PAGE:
I still play a decent amount of pick-up and there are times guys hit two, three or four straight from deep. Inevitably, everyone nods in agreement and says, "He's hot." If you've shot a basketball and watched it go through the hoop a couple straight times, you know the feeling. Stats may say it doesn't exist, but I can you one thing that absolutely does: confidence.

Watch highlights from the game. Notice Lawson's shot selection. Not a single forced 3 or bad look in the bunch. Well, you could call the 10th one a bit of a Heat check, but still, no hand in his face. Point is, it's not like he was just chucking them up after he hit a few. But also notice Lawson's release. It gets quicker and quicker with each attempt and he even starts kicking his legs out a bit as he shoots. An obvious sign of confidence in his jumper.

Confidence is an amazing thing. And that's really what the hot hand is. It's a sincere belief that every time you raise that ball and fire it up at the basket that it's going through the bottom of the net. You increase your chances of it happening by repetition of course, by practice. It's like a golfer that perfects his swing so that he can repeat it every time on command. It's impossible to actually do, but explain how a guy on the golf course out of nowhere fires up a 61 with seven birdies on the back nine. It's because he was confident in his game. It's because he got hot.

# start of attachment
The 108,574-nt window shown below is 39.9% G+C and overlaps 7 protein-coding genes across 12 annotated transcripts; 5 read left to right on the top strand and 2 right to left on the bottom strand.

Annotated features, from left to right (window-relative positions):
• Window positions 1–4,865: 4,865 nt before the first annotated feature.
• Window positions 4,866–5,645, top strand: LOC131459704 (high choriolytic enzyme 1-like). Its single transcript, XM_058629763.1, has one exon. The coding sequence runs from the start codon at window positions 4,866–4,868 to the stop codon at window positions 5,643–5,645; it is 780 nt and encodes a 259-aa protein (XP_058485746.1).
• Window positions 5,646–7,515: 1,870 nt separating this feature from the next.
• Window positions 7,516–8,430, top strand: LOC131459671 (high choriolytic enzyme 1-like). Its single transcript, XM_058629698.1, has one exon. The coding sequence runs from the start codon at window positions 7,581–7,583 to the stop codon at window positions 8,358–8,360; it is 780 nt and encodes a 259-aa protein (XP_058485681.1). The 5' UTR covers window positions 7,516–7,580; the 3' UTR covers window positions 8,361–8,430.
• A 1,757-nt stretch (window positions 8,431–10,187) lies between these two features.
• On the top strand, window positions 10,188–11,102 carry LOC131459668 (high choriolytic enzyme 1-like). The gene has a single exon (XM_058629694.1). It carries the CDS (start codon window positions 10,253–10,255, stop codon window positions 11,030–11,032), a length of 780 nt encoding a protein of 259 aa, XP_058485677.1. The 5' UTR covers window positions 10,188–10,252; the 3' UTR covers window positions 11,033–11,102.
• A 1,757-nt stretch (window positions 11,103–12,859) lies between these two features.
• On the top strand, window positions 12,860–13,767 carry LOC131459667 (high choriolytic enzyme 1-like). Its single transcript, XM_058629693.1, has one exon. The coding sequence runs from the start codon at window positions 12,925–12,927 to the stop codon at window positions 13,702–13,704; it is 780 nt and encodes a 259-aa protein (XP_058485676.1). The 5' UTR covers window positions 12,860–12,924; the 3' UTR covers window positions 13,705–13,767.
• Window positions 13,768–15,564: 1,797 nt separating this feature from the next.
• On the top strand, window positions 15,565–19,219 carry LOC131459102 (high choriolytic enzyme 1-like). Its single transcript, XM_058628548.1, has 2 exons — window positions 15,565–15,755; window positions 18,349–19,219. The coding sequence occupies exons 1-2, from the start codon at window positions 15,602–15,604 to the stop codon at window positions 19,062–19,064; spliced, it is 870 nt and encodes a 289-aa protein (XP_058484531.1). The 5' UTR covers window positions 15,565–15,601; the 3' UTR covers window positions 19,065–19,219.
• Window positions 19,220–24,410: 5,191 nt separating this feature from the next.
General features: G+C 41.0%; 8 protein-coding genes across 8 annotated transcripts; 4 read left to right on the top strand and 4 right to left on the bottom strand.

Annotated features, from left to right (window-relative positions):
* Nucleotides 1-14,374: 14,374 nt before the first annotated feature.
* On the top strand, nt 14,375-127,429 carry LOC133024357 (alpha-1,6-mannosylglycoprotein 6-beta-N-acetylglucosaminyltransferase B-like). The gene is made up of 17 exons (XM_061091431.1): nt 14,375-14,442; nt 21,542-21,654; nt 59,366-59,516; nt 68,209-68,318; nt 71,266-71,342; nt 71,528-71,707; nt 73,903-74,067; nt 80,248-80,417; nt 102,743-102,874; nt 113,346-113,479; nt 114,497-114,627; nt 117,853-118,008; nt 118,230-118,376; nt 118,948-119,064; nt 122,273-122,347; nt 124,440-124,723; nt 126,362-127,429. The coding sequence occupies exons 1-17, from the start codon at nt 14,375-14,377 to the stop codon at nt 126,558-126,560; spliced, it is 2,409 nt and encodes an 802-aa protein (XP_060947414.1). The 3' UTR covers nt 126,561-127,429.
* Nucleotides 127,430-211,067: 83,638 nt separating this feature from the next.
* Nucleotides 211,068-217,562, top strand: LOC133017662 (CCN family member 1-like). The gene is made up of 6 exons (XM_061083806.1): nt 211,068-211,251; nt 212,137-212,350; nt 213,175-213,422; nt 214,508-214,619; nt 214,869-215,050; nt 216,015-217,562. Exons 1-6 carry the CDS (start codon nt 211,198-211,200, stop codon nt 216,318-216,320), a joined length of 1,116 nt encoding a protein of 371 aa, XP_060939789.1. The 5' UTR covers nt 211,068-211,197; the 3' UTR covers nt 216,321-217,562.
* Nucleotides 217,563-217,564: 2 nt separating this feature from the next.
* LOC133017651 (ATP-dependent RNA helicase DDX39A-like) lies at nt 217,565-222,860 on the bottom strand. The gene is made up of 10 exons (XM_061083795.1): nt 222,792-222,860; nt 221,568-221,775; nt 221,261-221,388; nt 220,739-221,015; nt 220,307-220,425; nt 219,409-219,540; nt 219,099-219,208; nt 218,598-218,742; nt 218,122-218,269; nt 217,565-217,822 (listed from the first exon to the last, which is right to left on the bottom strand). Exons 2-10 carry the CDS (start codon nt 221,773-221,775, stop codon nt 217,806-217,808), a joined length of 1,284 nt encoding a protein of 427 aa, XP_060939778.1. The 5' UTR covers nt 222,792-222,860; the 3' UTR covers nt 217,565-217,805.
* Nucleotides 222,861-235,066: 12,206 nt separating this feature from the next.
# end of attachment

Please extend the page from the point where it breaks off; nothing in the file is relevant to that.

But that's why the hot hand is fun to talk about. Players will tell you it absolutely exists, that it's a real thing. The numbers and data however, tell you differently. What do you trust?

Posted on: April 3, 2011 2:50 pm
Edited on: April 3, 2011 6:37 pm
 

So wait, how far can these Nuggets actually go?

Posted by Royce Young



Nobody expected to be asking this question. I don't think even in his heart of hearts George Karl thought the Nuggets would be in the position for someone to ask it. More than a month after trading away the apparent franchise player, the Nuggets didn't dip. In fact, they did the complete opposite.

They rose.

You've heard the number a ton already, but I'll say it again: Since trading Anthony, Denver is an astonishing 15-4 and winners of seven straight, most recently with a terrific road win against the red hot Lakers. Again, I don't even the most optimistic people saw this streak coming. The feeling was the Nuggets made 50 cents on the dollar with the trade, getting quality pieces back but nothing comparable to Anthony. That's sort of the situation you face when trading a star. No matter the return, it's not as good as what you're sending out.

But the Nuggets clearly found something. They found a unit that works together, understands a philosophy entirely and has settled into roles and bought into a culture. There isn't a crunch time star to run things through. But there are a number of really solid players that are flourishing under Karl.